The traditional wedding present in India is gold.  Gold bullion becomes a financial asset that the bride has that’s the only financial asset that she controls.  The dowry payment that she gets is in precious metals and it becomes her sole and separate property.  Given the fact that India experiences in excess of 15 million marriages per year, that in and of itself is a substantial demand driver for gold, and this is gold that doesn’t get spent except in the most dire of all emergencies.”   

When asked if summer may not be as rough for gold and silver as we traditionally see because of the Chinese and Indian ‘puts’ under these markets Rule remarked, “I think that’s right and I also think by the way that the demand for silver in India has always been there, it’s been very difficult to quantify so Americans haven’t paid much attention to it.  If I might be cynical, which you’ve allowed me to do in the past, it’s generally difficult for Americans to comprehend.  It doesn’t sell newsletters, so American speculators haven’t been inundated with information about it, but the Indians have traditionally been the most important swing player in the physical silver market forever.”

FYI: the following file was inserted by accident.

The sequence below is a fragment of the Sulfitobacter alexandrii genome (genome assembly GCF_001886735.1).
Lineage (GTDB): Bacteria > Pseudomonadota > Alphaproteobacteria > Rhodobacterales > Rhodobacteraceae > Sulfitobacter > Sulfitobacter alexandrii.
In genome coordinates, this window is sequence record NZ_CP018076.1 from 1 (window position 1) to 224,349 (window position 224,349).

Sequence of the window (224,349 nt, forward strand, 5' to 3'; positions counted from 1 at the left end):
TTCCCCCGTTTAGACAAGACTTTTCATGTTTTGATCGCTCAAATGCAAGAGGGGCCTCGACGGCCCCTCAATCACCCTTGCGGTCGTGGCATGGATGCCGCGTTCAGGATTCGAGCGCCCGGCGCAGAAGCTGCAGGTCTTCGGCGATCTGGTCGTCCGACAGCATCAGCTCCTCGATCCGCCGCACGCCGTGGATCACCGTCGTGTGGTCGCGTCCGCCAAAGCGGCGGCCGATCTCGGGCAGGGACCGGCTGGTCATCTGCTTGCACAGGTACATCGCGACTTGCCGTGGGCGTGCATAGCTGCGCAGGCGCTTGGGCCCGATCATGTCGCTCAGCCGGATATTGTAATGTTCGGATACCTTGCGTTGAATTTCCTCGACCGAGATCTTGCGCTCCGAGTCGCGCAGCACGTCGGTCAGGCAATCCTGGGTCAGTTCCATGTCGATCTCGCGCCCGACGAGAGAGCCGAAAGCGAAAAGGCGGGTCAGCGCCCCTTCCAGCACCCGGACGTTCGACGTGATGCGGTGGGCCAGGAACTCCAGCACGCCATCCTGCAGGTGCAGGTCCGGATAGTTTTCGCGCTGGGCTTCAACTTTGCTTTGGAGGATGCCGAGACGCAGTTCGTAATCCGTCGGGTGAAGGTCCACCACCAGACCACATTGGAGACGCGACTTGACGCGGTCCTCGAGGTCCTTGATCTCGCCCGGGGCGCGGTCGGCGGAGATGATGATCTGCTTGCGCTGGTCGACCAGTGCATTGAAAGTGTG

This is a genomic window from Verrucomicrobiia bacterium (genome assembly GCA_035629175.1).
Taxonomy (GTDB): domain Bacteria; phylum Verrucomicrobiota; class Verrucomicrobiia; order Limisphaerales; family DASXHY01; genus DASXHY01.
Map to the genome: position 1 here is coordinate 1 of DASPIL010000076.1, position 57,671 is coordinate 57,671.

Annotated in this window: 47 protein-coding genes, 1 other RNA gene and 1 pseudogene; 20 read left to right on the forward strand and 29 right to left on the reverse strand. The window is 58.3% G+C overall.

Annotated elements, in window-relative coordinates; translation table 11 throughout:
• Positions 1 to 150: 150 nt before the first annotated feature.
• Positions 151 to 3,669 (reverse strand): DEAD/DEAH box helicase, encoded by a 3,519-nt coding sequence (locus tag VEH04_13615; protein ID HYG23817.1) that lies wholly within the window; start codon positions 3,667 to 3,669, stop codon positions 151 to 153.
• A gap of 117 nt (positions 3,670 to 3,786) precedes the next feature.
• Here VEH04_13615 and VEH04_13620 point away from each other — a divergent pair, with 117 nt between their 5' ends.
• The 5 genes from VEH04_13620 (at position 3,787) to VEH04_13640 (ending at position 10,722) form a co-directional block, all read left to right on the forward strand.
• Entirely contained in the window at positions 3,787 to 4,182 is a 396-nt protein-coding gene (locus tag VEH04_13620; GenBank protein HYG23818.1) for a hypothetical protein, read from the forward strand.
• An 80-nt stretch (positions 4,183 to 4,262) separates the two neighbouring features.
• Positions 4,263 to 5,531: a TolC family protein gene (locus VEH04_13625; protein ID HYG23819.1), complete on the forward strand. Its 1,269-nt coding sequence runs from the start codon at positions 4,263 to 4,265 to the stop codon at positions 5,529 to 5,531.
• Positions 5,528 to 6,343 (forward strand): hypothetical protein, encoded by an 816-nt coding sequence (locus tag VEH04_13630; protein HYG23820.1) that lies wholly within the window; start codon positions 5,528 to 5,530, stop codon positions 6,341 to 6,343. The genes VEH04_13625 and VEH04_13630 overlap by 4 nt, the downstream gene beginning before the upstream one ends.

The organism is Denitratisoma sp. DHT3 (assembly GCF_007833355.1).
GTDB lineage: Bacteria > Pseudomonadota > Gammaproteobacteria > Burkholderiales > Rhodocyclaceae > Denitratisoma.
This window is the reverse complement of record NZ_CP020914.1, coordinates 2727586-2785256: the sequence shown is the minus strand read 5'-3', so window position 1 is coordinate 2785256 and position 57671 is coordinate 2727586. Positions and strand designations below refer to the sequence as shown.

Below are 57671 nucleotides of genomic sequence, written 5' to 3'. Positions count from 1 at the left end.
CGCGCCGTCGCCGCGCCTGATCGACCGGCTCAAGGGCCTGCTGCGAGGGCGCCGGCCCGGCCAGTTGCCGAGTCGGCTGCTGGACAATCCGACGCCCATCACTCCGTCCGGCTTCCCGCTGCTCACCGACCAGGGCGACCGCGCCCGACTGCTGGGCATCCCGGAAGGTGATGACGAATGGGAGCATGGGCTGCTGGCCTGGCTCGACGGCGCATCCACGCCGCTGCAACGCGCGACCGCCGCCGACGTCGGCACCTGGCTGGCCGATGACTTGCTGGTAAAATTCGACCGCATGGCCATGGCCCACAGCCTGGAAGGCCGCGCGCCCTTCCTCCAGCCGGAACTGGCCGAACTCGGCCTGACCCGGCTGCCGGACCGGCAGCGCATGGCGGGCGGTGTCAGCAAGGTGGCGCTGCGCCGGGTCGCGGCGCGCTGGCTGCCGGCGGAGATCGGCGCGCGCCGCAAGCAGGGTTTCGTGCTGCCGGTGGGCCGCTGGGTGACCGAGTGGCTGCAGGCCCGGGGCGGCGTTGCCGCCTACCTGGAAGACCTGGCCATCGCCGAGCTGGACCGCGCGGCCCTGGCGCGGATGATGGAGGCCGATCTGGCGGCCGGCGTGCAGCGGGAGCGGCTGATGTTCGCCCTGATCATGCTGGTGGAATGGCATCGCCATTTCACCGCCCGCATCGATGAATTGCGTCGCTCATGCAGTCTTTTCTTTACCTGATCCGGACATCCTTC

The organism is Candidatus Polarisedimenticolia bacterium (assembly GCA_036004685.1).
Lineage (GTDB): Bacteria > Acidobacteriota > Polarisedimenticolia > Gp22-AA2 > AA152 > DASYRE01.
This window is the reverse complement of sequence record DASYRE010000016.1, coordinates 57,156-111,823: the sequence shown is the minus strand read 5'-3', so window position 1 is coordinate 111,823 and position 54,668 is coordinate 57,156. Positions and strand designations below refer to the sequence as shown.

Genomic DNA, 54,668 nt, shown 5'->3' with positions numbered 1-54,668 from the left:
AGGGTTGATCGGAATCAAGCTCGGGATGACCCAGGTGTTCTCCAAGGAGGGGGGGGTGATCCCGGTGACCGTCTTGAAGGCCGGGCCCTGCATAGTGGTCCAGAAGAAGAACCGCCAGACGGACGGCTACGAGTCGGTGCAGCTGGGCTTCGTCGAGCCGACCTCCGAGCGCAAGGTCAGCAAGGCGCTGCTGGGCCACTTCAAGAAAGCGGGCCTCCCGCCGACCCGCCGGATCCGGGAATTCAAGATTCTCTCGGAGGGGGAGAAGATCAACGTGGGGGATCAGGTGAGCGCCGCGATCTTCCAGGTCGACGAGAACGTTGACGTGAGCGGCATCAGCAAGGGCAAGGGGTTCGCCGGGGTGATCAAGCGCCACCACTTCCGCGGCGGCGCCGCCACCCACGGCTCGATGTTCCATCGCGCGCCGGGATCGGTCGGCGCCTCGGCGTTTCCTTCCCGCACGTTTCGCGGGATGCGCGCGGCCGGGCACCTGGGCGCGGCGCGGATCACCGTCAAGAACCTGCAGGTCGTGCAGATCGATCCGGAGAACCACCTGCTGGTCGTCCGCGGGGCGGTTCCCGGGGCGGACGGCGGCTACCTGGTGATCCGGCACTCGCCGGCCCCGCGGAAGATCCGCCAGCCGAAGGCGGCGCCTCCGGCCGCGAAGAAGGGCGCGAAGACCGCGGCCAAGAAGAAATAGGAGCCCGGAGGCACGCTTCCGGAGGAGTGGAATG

The KWN audio interview with Rick Rule will be released shortly and you can listen by CLICKING HERE.   

Call Leaked- Biggest Names Discuss Silver

David Morgan hosts a call on Saturday, May14th about silver that will be shocking to most! Includes and drive-by shooting and the Fed Reserve caught doing something illegal. Guest included, Eric Sprott, Bill Murphy, Rob Kirby, Bob Quartermain, Sean SGTReport and James Anderson in for Mike Maloney.

19 May 2011

2011 A Volatile World


Gold Aimed at $6,500/oz, Silver... $600/oz

Get ready. We are now entering the final stages in the collapse of the U.S. dollar...
And it's not going to be pretty. may 2011 gold flakes on blue
The massive increases in money supplies will tank the value of the dollar and erode the very fabric of America's economic security.
As a result, gold and silver prices are will no doubt skyrocket, despite the short-term major volatility we've recently seen.